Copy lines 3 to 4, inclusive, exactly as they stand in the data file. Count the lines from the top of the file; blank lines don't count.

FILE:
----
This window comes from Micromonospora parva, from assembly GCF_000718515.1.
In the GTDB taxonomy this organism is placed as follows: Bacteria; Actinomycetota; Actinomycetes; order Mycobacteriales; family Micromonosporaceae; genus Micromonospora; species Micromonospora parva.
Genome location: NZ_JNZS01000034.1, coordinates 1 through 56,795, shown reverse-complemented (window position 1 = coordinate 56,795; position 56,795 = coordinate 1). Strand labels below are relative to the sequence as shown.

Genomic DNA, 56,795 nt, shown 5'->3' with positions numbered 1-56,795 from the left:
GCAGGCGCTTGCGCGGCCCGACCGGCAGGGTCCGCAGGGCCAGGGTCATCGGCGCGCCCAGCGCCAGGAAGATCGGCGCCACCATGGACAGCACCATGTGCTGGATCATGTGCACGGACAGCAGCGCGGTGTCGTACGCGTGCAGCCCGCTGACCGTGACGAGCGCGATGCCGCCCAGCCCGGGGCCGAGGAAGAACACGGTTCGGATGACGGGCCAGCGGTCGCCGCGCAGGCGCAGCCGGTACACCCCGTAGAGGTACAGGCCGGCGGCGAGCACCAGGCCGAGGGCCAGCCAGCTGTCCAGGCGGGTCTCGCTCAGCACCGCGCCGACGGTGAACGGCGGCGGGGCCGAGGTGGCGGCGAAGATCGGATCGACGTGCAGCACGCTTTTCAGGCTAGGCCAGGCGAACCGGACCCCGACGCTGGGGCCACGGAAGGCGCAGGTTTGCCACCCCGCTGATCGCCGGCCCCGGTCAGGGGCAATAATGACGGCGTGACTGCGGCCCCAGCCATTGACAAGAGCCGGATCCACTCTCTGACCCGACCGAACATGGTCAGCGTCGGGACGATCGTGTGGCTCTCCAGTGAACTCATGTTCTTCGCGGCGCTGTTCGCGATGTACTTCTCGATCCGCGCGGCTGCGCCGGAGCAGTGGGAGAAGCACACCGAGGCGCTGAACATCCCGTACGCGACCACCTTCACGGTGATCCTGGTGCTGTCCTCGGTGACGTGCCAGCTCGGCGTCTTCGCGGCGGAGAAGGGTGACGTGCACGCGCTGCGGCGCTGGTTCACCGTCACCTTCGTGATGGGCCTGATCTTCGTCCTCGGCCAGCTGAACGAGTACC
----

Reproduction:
Genome location: NZ_JNZS01000034.1, coordinates 1 through 56,795, shown reverse-complemented (window position 1 = coordinate 56,795; position 56,795 = coordinate 1). Strand labels below are relative to the sequence as shown.

Genomic DNA, 56,795 nt, shown 5'->3' with positions numbered 1-56,795 from the left: